Three Twenty, Dublin’s new ice-cream lab, has an unusual technique for making its ice cream, which has gone against my expectations of simply being a novelty.
When I first heard about the new opening on Drury St just in time for summer, I couldn’t help but roll my eyes. Liquid nitrogen ice cream? Sounds like an invention from a mad scientist with a sweet tooth that actually came off.
Three Twenty was opened up a few weeks ago by the creative minds behind Pitt Bros and Mad Egg, with the goal of “bringing back traditional ice cream in a style not seen here before”. Its owners say they achieve this by using organic cream for their Creme Anglaise (custard, to you and I).
I ventured down on a typical Irish summer’s day: overcast and breezy. It was certainly not ice-cream weather, but I am not the type of person to give up on my quest for ice cream on that account. I turned up at 3pm, the ideal time for a sweet pick-me-up after lunch. The exterior has an aesthetically pleasing split of blue and white, popping out against the dull colours of the rest of the street. The interior of the shop has bricks covered with white paint, but scratched to show some bare brick, giving it that modern rustic feel.
In the back of the shop are huge steel tanks from which the liquid nitrogen is collected in jugs. I had two specific questions. First, what is the most popular flavour? And secondly, what flavour is underrated or not chosen as much as you’d like? I was told that the salted caramel brownie and the creme brulee were the two biggest sellers while the peanut butter and jam is a criminally underrated flavour. My companion decided to go for the salted caramel brownie while I took the road less travelled with the peanut butter and jam.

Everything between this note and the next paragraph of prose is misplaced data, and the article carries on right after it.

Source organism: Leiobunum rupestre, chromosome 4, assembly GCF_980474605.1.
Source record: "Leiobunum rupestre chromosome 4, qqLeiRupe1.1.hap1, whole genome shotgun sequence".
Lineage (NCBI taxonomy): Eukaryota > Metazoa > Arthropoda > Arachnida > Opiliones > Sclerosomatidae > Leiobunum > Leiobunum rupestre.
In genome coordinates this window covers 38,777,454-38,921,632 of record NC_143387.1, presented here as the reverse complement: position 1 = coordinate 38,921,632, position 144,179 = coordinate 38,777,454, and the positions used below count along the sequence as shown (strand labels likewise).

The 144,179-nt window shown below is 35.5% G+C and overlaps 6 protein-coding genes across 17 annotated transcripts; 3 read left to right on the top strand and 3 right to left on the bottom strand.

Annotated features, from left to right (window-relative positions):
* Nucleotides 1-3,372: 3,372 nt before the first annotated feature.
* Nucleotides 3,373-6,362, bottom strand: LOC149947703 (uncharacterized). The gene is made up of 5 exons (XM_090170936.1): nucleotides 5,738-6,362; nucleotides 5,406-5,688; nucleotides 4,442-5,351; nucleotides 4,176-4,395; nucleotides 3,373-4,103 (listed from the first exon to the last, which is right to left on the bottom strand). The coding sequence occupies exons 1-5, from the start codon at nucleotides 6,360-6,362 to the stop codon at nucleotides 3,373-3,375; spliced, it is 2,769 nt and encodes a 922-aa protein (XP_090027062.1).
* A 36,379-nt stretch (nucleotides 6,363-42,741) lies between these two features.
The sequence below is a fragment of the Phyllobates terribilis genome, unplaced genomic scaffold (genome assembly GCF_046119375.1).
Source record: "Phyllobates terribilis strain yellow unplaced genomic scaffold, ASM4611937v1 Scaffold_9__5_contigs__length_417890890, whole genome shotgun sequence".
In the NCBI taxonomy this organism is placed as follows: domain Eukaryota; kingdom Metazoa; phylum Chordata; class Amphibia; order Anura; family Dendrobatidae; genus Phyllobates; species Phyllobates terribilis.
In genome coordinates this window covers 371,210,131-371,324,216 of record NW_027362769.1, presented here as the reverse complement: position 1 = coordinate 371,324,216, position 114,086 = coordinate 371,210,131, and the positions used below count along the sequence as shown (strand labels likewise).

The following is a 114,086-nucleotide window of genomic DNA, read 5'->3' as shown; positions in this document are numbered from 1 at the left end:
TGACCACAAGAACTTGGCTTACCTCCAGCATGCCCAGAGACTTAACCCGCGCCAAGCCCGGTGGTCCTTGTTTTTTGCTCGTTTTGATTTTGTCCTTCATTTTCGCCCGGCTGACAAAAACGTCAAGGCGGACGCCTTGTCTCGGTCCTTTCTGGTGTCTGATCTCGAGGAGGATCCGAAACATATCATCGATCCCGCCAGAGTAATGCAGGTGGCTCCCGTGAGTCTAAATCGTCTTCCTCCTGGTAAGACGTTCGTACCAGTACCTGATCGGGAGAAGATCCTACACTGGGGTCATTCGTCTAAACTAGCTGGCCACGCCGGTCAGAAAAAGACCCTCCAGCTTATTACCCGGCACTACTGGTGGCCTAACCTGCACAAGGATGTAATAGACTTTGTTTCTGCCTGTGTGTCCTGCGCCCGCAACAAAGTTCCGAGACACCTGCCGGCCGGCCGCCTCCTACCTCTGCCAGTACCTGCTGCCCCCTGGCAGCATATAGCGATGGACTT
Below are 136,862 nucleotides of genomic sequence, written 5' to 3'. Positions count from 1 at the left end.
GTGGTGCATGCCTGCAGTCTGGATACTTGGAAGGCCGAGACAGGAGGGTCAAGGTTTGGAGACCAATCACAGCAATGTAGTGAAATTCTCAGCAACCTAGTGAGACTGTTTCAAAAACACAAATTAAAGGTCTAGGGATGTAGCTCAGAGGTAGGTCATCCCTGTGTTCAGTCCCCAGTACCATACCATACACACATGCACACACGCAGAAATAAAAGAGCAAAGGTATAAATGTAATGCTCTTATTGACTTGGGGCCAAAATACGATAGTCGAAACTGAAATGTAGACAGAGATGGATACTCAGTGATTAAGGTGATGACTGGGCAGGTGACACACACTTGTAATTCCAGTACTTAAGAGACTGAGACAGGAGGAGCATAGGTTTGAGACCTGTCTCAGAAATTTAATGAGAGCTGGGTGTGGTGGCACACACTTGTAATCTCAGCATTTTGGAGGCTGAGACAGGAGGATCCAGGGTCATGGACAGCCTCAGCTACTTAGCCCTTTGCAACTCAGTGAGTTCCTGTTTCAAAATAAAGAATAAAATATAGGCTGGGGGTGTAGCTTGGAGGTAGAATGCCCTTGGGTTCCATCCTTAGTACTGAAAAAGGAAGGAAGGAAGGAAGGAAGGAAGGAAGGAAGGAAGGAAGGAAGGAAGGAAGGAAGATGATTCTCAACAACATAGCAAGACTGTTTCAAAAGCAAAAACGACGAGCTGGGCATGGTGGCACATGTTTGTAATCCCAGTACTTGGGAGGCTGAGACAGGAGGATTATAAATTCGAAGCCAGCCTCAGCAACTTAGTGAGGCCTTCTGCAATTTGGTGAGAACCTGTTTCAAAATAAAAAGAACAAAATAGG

The process that goes into making the ice cream is a sight to behold. The woman making mine confirmed, while kitchen-aid mixers drew plumes of gas from mixing bowls by pouring liquid nitrogen into them in a scene reminiscent of Harry Potter movies, that people frequently film them at work. It was hard to not be momentarily transfixed by what was happening.
A few minutes of waiting later, I had my ice cream in my hand. The first thing I noticed was the semi-melted look of its exterior. Even though it had been freshly made with liquid nitrogen, which has a boiling point of nearly minus 200 degrees celsius, it looked like it had been in the sun. When I put my spoon in, I met virtually no resistance and when I pulled it up, it had a stretchy consistency, much to my surprise. The ice cream was so creamy, and free from the ice crystals on commercial ice creams.
The sensation alone was enough was almost too smooth, so the pieces of chocolate were very welcome. The flavours – pulps of strawberry jam were laced throughout and chunks of peanut butter were immersed in the ice cream – were wonderful. The crowning jewels, though, were the crushed Reece’s pieces, half a peanut-butter cup resting atop the creamy peak. The flavours were clear and the textures were evenly dispersed throughout the ice cream, meaning each scoop brought a little of every flavour.
The salted caramel brownie was not quite as exciting: despite the few pieces of tough brownie, the flavours were on the dull side, and I wished for more saltiness.
Overall, though, I felt like my expectations had been flipped on their head. The flavour and texture were far superior to any other ice cream I have had. But the ice cream is still prohibitively expensive: at €5 for a cup that could fit in the palm of your hand, it felt lacking in value. Hopefully, in time, the prices will drop to a more reasonable level, but until then even the succulence of this ice cream won’t drag me away from the cheaper options available in town.